Senator Feldman and I believe that this is an important piece of legislation that will help to build outside accountability for WSSC, but we need your help. On Monday, December 8 at 7:00 pm, the Montgomery County Delegation in Annapolis is hosting a public hearing on "bi-county" bills like this one. We need you to make your voice heard, especially those of you who have faced WSSC billing issues, so that our delegation knows just how important it is that we fix WSSC's billing review system. 

'Ban the Box' Legislation Signed into Law

On November 10, I was pleased to join County Executive Leggett as he signed the 'Ban the Box' legislation that will delay the time during the job application process when certain employers can ask an applicant about their criminal background.  I commend my colleagues Marc Elrich and Cherri Branson for their leadership on this legislation, and was pleased to have played a part in shaping the final legislation by providing positive improvements to the law in the committee worksession. 

Nonprofit of the Month:  Interfaith Works 

For our third installment of " Non-profit of the Month ," I am pleased to feature Interfaith Works, a well-respected organization that does so much in our communities to alleviate poverty.  Interfaith Works was established in 1972 to help vulnerable Montgomery County residents facing homelessness and poverty. 


They partner with entities that also are committed to helping our struggling neighbors, including 5,200 compassionate and devoted volunteers, individual donors, 165 diverse faith communities, other social service agencies, foundations, corporations, and government agencies.  A s experts in providing services to people who are homeless or in danger of becoming homeless, their professional, trained staff members provide individuals and families with resources and tools specific to their needs, empowering them to take responsibility and move from crisis to stability.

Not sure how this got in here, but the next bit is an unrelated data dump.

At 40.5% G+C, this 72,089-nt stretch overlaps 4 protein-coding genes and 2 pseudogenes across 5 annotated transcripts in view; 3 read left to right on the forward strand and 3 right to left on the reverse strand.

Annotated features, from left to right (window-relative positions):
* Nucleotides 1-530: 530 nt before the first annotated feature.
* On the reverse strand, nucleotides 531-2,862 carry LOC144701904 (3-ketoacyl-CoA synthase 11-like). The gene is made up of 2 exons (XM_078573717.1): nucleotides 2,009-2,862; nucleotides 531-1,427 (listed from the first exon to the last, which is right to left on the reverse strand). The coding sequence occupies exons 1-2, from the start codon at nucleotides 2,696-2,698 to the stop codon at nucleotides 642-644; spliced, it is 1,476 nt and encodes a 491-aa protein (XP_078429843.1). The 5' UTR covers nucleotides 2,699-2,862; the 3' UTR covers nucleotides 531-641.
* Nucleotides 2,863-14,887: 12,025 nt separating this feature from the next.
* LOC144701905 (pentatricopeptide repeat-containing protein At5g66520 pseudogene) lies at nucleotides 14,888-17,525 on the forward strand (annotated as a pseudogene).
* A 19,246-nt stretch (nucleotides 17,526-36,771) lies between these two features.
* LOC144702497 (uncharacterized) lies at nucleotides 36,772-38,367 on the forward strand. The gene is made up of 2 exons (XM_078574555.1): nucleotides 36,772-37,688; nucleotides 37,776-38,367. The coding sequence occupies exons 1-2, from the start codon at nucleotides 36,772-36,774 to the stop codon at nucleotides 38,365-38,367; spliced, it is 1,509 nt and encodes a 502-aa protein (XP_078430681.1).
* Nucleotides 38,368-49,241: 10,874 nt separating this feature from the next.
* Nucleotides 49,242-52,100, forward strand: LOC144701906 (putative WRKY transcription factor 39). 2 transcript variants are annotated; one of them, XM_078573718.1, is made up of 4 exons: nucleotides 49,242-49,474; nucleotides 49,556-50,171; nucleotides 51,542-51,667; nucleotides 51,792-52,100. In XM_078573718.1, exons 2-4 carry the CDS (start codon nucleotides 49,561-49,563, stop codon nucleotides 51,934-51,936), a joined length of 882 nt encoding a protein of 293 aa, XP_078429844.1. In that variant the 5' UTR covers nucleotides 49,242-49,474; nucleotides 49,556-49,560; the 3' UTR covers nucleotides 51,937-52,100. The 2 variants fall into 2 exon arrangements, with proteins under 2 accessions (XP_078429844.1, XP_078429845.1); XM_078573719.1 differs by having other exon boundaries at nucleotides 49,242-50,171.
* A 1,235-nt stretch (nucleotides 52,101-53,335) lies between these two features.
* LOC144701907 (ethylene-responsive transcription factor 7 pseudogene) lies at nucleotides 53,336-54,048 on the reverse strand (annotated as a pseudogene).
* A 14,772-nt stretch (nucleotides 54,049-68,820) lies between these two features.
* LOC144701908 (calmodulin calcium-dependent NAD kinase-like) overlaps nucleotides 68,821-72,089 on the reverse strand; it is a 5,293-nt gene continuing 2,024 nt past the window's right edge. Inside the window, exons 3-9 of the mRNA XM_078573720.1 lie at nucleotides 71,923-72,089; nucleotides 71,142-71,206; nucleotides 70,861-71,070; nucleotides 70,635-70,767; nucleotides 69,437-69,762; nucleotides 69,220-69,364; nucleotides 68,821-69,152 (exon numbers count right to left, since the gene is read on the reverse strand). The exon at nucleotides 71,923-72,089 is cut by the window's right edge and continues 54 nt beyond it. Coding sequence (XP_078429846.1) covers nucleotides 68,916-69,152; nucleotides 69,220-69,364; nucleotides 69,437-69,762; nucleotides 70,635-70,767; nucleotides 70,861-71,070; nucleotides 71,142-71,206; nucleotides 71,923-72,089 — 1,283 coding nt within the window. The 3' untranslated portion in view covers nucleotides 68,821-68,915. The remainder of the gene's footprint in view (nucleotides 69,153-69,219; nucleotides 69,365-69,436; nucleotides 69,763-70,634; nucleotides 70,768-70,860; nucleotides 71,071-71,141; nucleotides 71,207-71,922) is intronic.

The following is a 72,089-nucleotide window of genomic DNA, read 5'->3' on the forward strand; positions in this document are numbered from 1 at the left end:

Every year, the agency touches the lives of more than 20,000 county residents in need. In fiscal 2014, Interfaith Works:

  • Provided housing to more than 760 adults and 60 children through our emergency shelter, transitional housing, and permanent housing programs. Provided seasonal overnight shelter to 345 individuals during the coldest days of the winter and the hottest days of the summer;
  • Served 133,000 meals through our homeless and housing programs with the help of more than 2,000 volunteer meal providers, saving $225,000;
  • Connected with over 6,000 uninsured residents to provide enrollment services for affordable health coverage through outreach by a team of multilingual, certified navigators and assisters;
  • Helped 3,459 neighbors avoid eviction, stay utility cutoffs, and pay for medicine and food by providing counseling, referrals and $168,250 in emergency grants and loans;
  • Provided millions of dollars' worth of clothing and home goods free of charge to 13,073 income-qualified residents, including 5,946 children. Provided 2,234 filled backpacks to at-risk children and 60 layettes to low-income, expectant mothers;
  • Provided vocational services to 226 homeless or underemployed workers, with 87 graduated from our Job Readiness class series, and worked with 134 to help them find jobs providing living wages; and
  • Provided intensive case management and mentoring to 40 vulnerable families with the help of 120 trained volunteer mentors, providing 2,800 hours of service.

With the holiday season upon us, if you would like to get involved with Interfaith Works, including providing gifts or meals for an individual or a family during the upcoming holiday season, please contact Yvonne Esipila, Volunteer Coordinator at  yesipila@iworksmc.org.

To find out more about Interfaith Works, go to  www.iworksmc.org